Consider this scenario: You have engaged a software selection consultant to help you evaluate and select a new ERP solution, you have narrowed from long to short-list, received your ERP RFPs and have viewed demonstrations. It is now time to decide. There are certainly considerations across the top few packages, but one has stood out as meeting the majority of your company’s needs and seems fairly well accepted across the team.

Basically, it is time to pull the trigger and make a decision, but all of a sudden you feel a rush of anxiety. Like finishing a test drive on that new Audi (or whatever you drive), knowing it’s the right move but fighting the apprehension to keep looking. Maybe your CFO is asking you if “all the potential solutions in the world” have been evaluated, maybe your production manager is questioning validity of the CAD interface or your sales director is complaining that the sales team will all quit if they have to replace Salesforce.

This “analysis paralysis” and endless other variations are normal. It’s human nature to second guess even the top ERP systems in the market, to want to have all the information and feel hesitation with significant decisions. We strongly recommend fully vetting options for your new software, but at some point, you will need to purchase something for the health of your business.

Here are a few ideas that may help when facing your “analysis paralysis”:

You will not be able to fully vet all ERP software integrations and customizations

During the selection and demonstrations, the vendors have talked about how their product will be able to integrate with SOLIDWORKS, Manhattan WMS or that custom solution you built 20 years ago. Whatever the case, your new ERP will have to integrate with a number of different solutions.

Ideally, a number of these are existing and pre-built integrations, but you will likely find one or two that need to be custom built. You cannot expect your new vendor of choice to build those for you during the selection process, so you will need to have some faith that they have built integrations with similar solutions before and understand the interface needed.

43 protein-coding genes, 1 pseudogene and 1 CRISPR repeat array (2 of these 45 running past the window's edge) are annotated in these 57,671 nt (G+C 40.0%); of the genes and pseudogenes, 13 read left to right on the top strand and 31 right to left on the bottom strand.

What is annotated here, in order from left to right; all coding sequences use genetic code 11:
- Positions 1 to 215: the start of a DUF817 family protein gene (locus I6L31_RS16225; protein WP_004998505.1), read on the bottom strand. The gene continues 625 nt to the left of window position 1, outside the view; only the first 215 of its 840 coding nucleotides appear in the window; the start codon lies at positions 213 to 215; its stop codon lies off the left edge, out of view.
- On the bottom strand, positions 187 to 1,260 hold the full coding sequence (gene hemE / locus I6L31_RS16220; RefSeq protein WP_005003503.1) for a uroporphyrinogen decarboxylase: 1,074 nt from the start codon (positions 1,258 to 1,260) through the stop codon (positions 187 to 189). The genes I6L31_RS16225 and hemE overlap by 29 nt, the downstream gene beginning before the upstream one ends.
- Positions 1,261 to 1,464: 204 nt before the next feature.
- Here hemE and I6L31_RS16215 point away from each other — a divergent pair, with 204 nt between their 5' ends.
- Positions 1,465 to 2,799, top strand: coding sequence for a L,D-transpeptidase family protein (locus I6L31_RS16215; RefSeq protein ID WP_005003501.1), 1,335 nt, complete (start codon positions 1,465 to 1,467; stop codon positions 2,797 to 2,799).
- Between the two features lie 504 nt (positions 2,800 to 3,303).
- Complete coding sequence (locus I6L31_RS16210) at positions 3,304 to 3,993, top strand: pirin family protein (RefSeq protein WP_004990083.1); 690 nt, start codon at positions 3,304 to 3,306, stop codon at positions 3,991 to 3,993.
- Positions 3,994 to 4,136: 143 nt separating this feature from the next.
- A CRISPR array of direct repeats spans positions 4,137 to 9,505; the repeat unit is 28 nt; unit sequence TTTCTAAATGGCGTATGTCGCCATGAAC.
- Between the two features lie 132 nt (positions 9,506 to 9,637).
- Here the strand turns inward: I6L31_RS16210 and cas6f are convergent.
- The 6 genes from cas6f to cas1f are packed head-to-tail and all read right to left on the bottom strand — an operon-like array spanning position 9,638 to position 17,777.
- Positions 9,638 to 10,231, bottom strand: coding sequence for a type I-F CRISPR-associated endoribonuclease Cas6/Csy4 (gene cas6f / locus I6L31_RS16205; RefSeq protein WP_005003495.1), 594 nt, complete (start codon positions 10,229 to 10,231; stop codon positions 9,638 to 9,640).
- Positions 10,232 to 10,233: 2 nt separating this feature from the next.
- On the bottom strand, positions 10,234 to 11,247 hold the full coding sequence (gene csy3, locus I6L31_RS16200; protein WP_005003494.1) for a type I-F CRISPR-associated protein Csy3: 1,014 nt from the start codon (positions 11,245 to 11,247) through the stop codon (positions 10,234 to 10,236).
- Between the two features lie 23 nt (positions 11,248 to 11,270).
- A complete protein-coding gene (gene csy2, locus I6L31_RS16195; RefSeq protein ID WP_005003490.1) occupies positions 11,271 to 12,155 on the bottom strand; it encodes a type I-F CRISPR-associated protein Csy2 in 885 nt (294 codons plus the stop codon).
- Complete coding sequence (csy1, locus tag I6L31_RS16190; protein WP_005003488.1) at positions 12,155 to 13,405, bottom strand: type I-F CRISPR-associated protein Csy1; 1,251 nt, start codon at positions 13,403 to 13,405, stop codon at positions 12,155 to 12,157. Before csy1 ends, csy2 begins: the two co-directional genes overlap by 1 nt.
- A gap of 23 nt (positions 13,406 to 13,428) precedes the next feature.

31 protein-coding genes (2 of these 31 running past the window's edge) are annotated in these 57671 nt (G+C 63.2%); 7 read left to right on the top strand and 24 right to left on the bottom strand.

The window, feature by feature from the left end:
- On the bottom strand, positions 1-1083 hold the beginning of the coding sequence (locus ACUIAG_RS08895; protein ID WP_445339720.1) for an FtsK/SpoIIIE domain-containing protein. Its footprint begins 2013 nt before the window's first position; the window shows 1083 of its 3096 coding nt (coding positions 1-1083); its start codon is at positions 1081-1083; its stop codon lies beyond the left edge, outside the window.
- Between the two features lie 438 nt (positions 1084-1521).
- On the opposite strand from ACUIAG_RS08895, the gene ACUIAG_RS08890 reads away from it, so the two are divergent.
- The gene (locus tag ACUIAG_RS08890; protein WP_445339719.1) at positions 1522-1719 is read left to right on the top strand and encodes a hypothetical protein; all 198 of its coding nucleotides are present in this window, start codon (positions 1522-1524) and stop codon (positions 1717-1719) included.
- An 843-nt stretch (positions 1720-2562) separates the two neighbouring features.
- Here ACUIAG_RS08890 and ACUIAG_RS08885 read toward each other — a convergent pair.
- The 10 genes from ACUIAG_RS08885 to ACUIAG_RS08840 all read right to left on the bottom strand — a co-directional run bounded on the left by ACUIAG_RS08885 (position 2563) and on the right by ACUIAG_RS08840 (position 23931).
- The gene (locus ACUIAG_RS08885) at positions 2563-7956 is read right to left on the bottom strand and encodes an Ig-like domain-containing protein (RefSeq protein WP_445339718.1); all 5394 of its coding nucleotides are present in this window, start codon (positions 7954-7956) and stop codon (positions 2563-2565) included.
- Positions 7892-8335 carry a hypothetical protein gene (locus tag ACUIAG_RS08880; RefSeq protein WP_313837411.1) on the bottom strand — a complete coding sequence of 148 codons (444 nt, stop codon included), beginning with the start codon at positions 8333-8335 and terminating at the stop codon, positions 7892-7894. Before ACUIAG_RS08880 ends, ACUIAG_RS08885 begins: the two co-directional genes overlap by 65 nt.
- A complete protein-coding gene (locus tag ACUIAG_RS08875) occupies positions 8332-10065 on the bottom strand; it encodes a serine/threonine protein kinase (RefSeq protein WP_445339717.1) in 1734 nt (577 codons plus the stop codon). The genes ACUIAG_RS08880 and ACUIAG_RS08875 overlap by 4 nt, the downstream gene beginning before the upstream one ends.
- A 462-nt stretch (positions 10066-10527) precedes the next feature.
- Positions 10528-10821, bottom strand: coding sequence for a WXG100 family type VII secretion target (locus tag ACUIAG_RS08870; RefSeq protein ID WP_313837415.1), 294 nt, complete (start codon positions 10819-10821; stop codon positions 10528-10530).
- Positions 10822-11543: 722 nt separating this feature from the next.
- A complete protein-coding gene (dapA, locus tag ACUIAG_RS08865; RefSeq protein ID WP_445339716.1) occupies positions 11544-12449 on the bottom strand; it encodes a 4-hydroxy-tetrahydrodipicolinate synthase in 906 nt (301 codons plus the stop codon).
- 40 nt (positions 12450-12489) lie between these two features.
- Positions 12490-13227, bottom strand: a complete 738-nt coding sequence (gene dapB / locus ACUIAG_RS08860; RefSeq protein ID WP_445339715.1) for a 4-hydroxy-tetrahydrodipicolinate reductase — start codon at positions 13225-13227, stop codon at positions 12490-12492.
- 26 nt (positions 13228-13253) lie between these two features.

Likewise, hopefully your ERP selection consultant has steered you away from heavy customization, but nearly 90% of all ERP implementations will need something customized. Don’t be afraid of this and understand that it is normal, especially in the case of unique processes and areas of key differentiation for your business. Vendors will not be able to “show” you these customizations but should be able to give you confidence on what they will look like.

Your business processes are going to change

We all know processes are going to change with an ERP initiative, but many people still don’t believe that “their” processes are going to change. Software demonstrations will show that a software can do what needs to be done, but may be in a different and even more efficient way. Users may fight this, complaining that the software doesn’t do things they way they like. This is ok and can be managed through proper organizational change management strategies.

You will never please everybody

If you are a people person this can be hard. Some people will fight to the end for a system they want or to make no change at all and stay with the legacy system they are comfortable with. You will never, under any circumstance, please everyone, nor do you want to. Pleasing everyone is expensive and suggests that no real change will occur, which is the purpose of this transformation in the first place. This is another key driver for effective organizational change management during your selection and implementation process.

There is no such thing as a “perfect fit” software:

Similar to finding the “perfect” wife (or husband), there is no such thing as perfect software. There will be quirks, there will be things that could be better and there are unexpected costs in most cases. You are looking for the “best-fit” for your business and that which will bring positive ROI. Expect to make some degree of sacrifice for the greater good and think net-positive instead of zero-negative. Even in a custom-built environment you will reach development and cost limitations.

Opportunity cost is knocking:

You are selecting software for a reason. Yes, you want to find the best-fit, but lingering too long will end up costing your business lost benefit, potentially increasing and extending employee frustration as well as allowing competitors to take the edge. There is certainly no need to rush but get moving. Once a software initiative loses momentum, it becomes increasingly difficult to pick it up again.

If you’re still facing analysis paralysis, reach out to your favorite independent ERP consultants or ask your current selection firm for help in pushing through to a decision.

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